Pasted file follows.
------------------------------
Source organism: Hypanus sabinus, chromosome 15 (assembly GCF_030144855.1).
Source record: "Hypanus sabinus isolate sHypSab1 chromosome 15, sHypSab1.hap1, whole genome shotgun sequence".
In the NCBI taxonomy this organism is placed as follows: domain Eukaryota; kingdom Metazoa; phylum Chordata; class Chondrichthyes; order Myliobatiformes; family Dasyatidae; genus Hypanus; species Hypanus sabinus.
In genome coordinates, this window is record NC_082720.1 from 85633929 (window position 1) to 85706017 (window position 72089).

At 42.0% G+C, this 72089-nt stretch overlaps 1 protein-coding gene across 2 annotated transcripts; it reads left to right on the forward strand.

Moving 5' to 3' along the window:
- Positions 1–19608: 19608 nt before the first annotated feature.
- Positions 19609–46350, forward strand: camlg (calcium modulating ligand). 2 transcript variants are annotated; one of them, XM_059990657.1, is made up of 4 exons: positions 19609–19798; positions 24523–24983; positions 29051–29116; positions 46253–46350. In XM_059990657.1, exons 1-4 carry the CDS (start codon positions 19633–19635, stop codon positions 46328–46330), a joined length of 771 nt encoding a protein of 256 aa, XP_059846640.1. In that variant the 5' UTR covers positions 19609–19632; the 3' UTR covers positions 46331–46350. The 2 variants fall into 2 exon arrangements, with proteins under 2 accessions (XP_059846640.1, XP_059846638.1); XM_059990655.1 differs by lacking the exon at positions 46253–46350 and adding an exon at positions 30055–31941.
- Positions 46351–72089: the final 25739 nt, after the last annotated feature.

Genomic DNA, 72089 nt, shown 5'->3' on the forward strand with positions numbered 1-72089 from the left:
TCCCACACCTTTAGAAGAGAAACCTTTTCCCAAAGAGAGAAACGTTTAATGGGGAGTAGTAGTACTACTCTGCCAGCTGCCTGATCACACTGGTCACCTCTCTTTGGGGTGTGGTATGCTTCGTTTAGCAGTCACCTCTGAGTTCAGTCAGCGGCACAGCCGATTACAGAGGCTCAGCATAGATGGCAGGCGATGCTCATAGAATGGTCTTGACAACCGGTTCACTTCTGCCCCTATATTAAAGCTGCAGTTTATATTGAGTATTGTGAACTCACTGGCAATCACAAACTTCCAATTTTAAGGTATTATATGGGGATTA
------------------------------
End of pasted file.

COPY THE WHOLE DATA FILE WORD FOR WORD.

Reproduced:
Source organism: Hypanus sabinus, chromosome 15 (assembly GCF_030144855.1).
Source record: "Hypanus sabinus isolate sHypSab1 chromosome 15, sHypSab1.hap1, whole genome shotgun sequence".
In the NCBI taxonomy this organism is placed as follows: domain Eukaryota; kingdom Metazoa; phylum Chordata; class Chondrichthyes; order Myliobatiformes; family Dasyatidae; genus Hypanus; species Hypanus sabinus.
In genome coordinates, this window is record NC_082720.1 from 85633929 (window position 1) to 85706017 (window position 72089).

At 42.0% G+C, this 72089-nt stretch overlaps 1 protein-coding gene across 2 annotated transcripts; it reads left to right on the forward strand.

Moving 5' to 3' along the window:
- Positions 1–19608: 19608 nt before the first annotated feature.
- Positions 19609–46350, forward strand: camlg (calcium modulating ligand). 2 transcript variants are annotated; one of them, XM_059990657.1, is made up of 4 exons: positions 19609–19798; positions 24523–24983; positions 29051–29116; positions 46253–46350. In XM_059990657.1, exons 1-4 carry the CDS (start codon positions 19633–19635, stop codon positions 46328–46330), a joined length of 771 nt encoding a protein of 256 aa, XP_059846640.1. In that variant the 5' UTR covers positions 19609–19632; the 3' UTR covers positions 46331–46350. The 2 variants fall into 2 exon arrangements, with proteins under 2 accessions (XP_059846640.1, XP_059846638.1); XM_059990655.1 differs by lacking the exon at positions 46253–46350 and adding an exon at positions 30055–31941.
- Positions 46351–72089: the final 25739 nt, after the last annotated feature.

Genomic DNA, 72089 nt, shown 5'->3' on the forward strand with positions numbered 1-72089 from the left:
TCCCACACCTTTAGAAGAGAAACCTTTTCCCAAAGAGAGAAACGTTTAATGGGGAGTAGTAGTACTACTCTGCCAGCTGCCTGATCACACTGGTCACCTCTCTTTGGGGTGTGGTATGCTTCGTTTAGCAGTCACCTCTGAGTTCAGTCAGCGGCACAGCCGATTACAGAGGCTCAGCATAGATGGCAGGCGATGCTCATAGAATGGTCTTGACAACCGGTTCACTTCTGCCCCTATATTAAAGCTGCAGTTTATATTGAGTATTGTGAACTCACTGGCAATCACAAACTTCCAATTTTAAGGTATTATATGGGGATTA